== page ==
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Feb 6, 2020

After Revelation, Where Does Reason Lead?

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Mohammad Fadel

University of Toronto

Mohammad Fadel is a professor at the faculty of law at the University of Toronto.

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After Revelation, Where Does Reason Lead?


Depiction of an Ottoman mosque built in the ruins of the Parthenon after 1715, Pierre Peytier, circa 1835

Is it possible to speak from an Islamic perspective of God as being silent? That might be one conclusion to draw from the idea of the Prophet Muĥammad ﷺ as the “seal of the Prophets.” However, various reports attributed to the Prophet ﷺ suggest that truthful dreams or dreams of the pious are a form of prophecy, and these did not cease after the Prophet’s death.

Whatever the case may be, jurists have never accepted the idea that they may use dreams—even if they might constitute a potential source of post-prophetic revelation— as evidence for the content of Islamic law, or that dreams are capable of abrogating or even qualifying the universal indicants (al-adillah al-¢āmmah) of the shariah, as set out in the Qur’an; authentic prophetic teachings; and consensus. The Egyptian polymath Jalāl al-Dīn al-Suyūţī reported, in Tanwīr al-ĥawālik, his commentary on Imam Mālik’s work of fiqh and compilation of prophetic traditions, Al-Muwaţţa’, that a case took place in Egypt (probably in the late Ayyūbid period, or the early thirteenth century) in which a man who had found a cache of pre-Islamic treasure, known as rikāz in Islamic law, claimed that the Prophet ﷺ himself had led him to the location of the treasure, and that the Prophet ﷺ exempted him from the 20 percent tax levied on pre-Islamic treasures. The judge hearing the case sought the counsel of the scholars of the day, and according to al-Suyūţī, he was told, most likely by ¢Izz al-Dīn b. ¢Abd al-Salām, who was known as sulţān al-¢ulamā (the sultan of scholars), to deny the man’s claim. Ibn ¢Abd al-Salām reasoned that even if one were to accept the man’s sincerity, his report was outweighed by the texts jurists relied on to impose the 20 percent tax on all treasures found in Islamic territory but buried during pre-Islamic days.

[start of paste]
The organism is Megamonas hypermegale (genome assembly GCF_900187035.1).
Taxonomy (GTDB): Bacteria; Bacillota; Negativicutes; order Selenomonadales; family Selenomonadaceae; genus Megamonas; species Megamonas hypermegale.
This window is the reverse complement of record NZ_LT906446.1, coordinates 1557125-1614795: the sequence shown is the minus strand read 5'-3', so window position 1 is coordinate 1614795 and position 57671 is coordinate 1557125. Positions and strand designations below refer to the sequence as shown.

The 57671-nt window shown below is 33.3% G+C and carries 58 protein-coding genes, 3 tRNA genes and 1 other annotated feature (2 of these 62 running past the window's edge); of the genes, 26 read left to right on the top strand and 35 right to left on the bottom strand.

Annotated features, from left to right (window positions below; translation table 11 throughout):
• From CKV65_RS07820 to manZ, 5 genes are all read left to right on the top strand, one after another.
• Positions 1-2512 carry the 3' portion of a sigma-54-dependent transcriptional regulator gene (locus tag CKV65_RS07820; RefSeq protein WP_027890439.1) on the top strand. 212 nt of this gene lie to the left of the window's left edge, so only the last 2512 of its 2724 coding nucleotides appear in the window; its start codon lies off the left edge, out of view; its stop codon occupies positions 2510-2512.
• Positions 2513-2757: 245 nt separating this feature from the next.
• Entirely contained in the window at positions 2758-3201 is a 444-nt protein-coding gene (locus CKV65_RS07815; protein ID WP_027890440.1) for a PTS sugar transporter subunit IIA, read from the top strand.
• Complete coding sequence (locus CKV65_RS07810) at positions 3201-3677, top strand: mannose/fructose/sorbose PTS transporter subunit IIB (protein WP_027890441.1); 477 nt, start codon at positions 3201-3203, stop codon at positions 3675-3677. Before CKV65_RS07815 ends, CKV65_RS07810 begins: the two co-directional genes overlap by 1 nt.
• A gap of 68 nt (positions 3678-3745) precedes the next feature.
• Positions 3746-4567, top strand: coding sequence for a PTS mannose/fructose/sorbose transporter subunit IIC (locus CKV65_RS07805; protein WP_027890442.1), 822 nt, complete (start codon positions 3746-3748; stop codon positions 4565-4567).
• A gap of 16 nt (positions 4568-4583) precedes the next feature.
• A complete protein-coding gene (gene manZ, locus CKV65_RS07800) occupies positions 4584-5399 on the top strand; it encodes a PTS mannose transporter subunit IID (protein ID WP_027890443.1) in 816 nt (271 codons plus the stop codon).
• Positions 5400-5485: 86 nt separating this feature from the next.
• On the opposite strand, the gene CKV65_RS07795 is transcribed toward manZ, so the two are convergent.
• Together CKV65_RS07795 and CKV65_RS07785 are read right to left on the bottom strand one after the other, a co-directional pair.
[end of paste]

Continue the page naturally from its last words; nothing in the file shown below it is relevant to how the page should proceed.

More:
The unwillingness to consider post-prophetic claims, such as that of this reluctant taxpayer, reflects the universal conviction among legal scholars that with the death of the Prophet ﷺ, revelation, at least for the purpose of rule-making, had come to a definitive end. Just as the possibility of post-prophetic text, speech, or other indicants that could serve as the basis for new rules of Islamic law was rejected out of hand, so too was the possibility that they could abrogate rules established by the Qur’an and the Sunnah. Revelation, scholars argued, was both complete and perfect with the death of the Prophet ﷺ. In support of this conclusion, jurists sometimes cited surah al-Māidah, which, among other things, states, “Today, I have completed for you your religion (al-yawma akmaltu lakum dīnakum), perfected My favor unto you (atmamtu ¢alaykum ni¢matī), and am satisfied with Islam as your religion (rađītu lakum al-islāma dīnan)” (5:3).

Exegetes report two different opinions regarding the meaning of this verse. The first takes its cue from the assertion that the verse was revealed while the Prophet ﷺ was standing at ¢Arafāt during the farewell pilgrimage. The verse therefore refers to the triumph of the Muslims over their Arab pagan adversaries, as manifested in the Muslims’ ability to perform the rites of pilgrimage in accordance with the norms of pure Islamic monotheism, without the taint of Arabian polytheism. The second opinion understands this verse as indicating the Qur’an’s announcement to the Muslims that all Qur’anic legislation had now ended, and accordingly, this verse represented the last legislative verse the Prophet ﷺ received before he died, reportedly only eighty-one days after this verse was revealed.

One troubling implication of this second reading of the verse was the suggestion that Islam had not been complete or perfect until the very end of the Prophet’s mission. The response to this objection was that Islam was always perfect, but its perfection was relative to the time in which it existed. One could thus speak of an idea of relative perfection, the implication being that perfection is not absolute in a timeless fashion but instead is more akin to the idea of the best of all possible worlds at any given time.

The idea of perfection as contextual is also implicit in the debate over ijtihād (independent legal reasoning) between Sunni jurists and the Żāhirīs, an early school of Islamic jurisprudence that emphasized the outward meaning of scripture. Sunni jurists affirmed the obligation of ijtihād, but the Żāhirīs interpreted 5:3 as indicating that the revealed law was complete with the Prophet ﷺ, and accordingly that ijtihād was impermissible.

The Qur’an is both closed, insofar as it is the written record of the revelation given to the Prophet Muĥammad ﷺ, and also continuous, insofar as it allows us the means to understand God’s eternal speech.